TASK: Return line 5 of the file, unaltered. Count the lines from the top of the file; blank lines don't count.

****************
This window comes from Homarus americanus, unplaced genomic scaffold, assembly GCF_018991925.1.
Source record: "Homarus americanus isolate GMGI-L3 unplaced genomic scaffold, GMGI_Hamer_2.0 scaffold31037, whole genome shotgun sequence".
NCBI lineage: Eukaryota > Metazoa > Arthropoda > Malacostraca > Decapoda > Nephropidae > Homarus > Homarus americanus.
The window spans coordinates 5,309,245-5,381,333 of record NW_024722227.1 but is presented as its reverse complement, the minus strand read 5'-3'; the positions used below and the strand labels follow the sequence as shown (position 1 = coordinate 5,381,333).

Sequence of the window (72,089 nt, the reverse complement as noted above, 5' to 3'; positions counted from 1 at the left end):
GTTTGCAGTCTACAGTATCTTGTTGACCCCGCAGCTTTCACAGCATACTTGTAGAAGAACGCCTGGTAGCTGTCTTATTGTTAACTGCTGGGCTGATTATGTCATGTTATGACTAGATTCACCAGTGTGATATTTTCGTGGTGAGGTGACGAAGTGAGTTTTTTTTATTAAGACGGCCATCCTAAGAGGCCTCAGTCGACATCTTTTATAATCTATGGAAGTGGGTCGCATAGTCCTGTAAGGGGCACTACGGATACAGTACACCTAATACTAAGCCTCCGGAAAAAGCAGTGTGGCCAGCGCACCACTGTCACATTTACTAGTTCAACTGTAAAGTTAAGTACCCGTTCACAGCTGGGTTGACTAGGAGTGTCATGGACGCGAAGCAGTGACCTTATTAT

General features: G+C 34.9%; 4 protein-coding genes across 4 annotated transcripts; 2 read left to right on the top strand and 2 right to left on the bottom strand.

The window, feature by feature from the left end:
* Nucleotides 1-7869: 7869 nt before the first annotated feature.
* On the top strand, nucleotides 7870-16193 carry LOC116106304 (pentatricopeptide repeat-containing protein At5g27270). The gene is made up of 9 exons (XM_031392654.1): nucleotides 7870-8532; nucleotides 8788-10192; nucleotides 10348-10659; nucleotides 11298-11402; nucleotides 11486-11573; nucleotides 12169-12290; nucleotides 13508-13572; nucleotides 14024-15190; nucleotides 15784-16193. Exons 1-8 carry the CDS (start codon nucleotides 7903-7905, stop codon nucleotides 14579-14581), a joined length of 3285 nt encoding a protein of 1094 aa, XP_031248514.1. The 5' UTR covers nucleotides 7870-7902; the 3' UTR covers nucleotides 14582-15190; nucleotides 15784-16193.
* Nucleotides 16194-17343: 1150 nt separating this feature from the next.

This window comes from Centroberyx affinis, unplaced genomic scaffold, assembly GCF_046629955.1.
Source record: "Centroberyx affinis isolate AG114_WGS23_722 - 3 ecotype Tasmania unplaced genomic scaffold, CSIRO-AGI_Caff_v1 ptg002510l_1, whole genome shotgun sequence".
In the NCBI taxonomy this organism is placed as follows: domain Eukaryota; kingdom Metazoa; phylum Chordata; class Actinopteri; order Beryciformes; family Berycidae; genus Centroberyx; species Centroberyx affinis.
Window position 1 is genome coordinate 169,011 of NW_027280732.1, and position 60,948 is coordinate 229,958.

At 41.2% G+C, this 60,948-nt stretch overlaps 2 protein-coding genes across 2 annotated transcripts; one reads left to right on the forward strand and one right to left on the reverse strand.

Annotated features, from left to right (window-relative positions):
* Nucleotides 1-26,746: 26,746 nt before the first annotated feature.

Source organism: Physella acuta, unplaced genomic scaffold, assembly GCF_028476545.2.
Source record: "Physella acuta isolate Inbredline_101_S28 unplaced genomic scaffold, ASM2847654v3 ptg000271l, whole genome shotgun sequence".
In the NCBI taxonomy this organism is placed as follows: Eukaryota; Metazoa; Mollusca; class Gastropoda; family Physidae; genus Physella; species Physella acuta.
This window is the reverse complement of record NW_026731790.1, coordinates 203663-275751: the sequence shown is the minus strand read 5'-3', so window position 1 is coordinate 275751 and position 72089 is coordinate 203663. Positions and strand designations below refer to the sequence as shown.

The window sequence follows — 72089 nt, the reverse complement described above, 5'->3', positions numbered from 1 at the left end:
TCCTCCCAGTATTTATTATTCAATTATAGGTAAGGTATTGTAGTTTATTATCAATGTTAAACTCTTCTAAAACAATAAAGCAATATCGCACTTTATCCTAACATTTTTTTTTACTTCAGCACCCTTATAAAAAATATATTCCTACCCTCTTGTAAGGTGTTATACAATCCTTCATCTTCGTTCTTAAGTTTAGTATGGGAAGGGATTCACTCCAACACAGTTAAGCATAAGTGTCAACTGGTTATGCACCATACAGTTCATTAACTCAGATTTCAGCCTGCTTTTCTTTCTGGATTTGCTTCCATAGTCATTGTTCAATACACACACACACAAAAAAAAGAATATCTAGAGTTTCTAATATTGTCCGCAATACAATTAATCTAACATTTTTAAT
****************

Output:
Sequence of the window (72,089 nt, the reverse complement as noted above, 5' to 3'; positions counted from 1 at the left end):